Self-contained SmartFarm grows plants using water drawn from the air
In many parts of the world there may not be much precipitation, but there is a fair amount of water vapor in the air – particularly at night. An experimental new device draws in that vapor, then uses it to irrigate edible plants.
Known as the SmartFarm, the small-scale prototype was designed by a team at the National University of Singapore, led by Asst. Prof. Tan Swee Ching. It's essentially a transparent acrylic box that has kangkong vegetable plants growing in soil on the bottom – on top, a hydrogel panel lies beneath a solar-powered motorized cover.
The copper-based hydrogel is very absorbent, readily drawing water vapor from the cool night air while the cover is open. An integrated timer closes it at dawn, with the sun's rays subsequently heating the hydrogel through the clear cover material. The gel responds by releasing its stored water in the form of vapor, which condenses into liquid on the inside of the cover.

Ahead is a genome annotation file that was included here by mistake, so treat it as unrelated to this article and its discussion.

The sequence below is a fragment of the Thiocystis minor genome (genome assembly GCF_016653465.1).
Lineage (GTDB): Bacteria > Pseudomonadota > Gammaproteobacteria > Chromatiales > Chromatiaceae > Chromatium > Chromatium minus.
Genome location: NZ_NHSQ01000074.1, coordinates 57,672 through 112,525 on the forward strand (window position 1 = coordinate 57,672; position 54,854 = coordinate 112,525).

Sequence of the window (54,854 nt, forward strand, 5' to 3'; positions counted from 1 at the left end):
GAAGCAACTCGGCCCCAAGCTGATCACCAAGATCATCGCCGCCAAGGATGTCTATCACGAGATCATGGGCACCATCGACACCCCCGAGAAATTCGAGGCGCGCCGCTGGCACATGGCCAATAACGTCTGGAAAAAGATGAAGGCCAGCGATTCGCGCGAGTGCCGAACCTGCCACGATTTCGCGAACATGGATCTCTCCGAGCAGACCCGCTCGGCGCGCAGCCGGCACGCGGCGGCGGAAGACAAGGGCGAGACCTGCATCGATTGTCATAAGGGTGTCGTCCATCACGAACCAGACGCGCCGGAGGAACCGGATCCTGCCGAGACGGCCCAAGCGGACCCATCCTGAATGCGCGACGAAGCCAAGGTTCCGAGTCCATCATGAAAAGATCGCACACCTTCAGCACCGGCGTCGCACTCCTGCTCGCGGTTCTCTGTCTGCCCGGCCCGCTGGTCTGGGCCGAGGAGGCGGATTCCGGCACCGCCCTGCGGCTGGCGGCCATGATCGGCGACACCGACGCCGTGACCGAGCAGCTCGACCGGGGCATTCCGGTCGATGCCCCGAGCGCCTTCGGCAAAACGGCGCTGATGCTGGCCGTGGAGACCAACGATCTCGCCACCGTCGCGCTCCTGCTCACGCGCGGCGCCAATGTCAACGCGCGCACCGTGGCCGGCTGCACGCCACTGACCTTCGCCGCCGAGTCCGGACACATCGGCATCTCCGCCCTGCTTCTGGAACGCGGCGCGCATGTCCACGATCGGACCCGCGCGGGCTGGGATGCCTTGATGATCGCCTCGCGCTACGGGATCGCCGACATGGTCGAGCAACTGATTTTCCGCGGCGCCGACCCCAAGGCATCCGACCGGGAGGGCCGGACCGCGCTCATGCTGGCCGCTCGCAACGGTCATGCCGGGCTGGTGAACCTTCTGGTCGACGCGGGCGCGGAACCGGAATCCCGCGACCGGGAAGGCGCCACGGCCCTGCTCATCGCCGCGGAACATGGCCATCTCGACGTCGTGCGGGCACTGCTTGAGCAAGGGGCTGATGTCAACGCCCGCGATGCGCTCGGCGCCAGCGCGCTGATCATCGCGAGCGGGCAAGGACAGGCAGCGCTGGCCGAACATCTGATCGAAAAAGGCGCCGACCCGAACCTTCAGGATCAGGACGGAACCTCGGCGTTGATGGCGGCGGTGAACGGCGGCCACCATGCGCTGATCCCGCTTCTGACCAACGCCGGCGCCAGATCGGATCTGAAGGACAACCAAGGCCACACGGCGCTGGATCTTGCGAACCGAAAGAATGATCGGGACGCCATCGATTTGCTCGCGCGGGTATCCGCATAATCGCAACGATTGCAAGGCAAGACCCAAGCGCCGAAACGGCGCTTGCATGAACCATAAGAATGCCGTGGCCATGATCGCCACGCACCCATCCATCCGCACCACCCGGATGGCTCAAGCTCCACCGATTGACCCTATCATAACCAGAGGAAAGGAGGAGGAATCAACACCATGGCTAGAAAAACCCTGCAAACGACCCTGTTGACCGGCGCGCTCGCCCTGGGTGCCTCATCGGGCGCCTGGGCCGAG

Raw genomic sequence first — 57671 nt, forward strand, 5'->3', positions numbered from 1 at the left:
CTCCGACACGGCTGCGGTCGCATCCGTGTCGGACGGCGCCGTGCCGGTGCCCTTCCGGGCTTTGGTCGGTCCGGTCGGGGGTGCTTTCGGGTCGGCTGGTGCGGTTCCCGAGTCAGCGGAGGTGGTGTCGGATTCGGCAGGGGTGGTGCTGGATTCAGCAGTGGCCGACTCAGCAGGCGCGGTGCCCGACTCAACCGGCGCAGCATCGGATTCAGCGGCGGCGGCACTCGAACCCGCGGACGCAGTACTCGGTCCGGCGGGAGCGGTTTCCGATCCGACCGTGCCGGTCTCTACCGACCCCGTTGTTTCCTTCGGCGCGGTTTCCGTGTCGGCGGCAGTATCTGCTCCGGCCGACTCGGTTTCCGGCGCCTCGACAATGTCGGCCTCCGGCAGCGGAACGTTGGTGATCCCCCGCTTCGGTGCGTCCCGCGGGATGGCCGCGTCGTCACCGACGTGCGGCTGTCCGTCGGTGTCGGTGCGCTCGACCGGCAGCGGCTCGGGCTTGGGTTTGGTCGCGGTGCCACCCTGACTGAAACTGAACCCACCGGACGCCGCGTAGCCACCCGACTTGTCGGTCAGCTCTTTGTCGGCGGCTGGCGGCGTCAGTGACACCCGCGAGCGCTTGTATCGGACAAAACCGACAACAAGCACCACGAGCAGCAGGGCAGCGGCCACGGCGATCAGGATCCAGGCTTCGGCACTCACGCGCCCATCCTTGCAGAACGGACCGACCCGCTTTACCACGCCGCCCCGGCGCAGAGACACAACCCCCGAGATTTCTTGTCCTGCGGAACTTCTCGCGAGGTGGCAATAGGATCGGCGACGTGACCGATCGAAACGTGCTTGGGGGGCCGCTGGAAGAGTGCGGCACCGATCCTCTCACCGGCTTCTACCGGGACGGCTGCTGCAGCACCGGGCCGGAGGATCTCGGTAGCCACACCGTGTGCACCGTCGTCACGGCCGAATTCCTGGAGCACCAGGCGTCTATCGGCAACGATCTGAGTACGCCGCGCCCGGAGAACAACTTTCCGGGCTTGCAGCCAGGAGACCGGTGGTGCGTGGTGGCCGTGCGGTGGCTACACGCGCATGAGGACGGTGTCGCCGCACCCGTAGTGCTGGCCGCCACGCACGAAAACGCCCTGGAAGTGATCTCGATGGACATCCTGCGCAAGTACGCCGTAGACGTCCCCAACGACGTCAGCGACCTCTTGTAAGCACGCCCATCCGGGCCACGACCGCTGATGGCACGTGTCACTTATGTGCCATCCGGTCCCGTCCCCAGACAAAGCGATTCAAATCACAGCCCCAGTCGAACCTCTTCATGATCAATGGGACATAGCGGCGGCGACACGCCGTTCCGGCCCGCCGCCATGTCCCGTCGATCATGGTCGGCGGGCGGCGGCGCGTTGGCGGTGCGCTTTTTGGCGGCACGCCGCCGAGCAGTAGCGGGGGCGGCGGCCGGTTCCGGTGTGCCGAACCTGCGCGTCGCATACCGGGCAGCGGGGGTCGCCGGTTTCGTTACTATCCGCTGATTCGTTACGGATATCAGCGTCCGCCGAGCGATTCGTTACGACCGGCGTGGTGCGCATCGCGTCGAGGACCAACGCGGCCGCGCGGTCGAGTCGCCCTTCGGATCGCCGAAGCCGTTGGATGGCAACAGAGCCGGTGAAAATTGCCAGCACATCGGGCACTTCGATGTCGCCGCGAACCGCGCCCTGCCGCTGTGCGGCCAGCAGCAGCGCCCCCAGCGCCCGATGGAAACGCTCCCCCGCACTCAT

When that cover periodically slides open throughout the day, the condensation gets wiped off along the inside edges of the box and trickles down the insides of the walls, running into the soil. According to the scientists, the gel can absorb up to 300 times its weight in water at night. During the day, it releases that water at an hourly rate of 2.24 grams of water per gram of gel.
In fact, the hydrogel was previously tested by the Hawaii Space Exploration Analog and Simulation (HI-SEAS) research project, as a possible means of controlling humidity in greenhouses on space missions. And what's more, the released water meets World Health Organization standards for drinkability.
The team is now investigating methods of scaling the technology up for large-scale applications, which could potentially include multi-tiered, produce-growing urban rooftop setups.
Source: National University of Singapore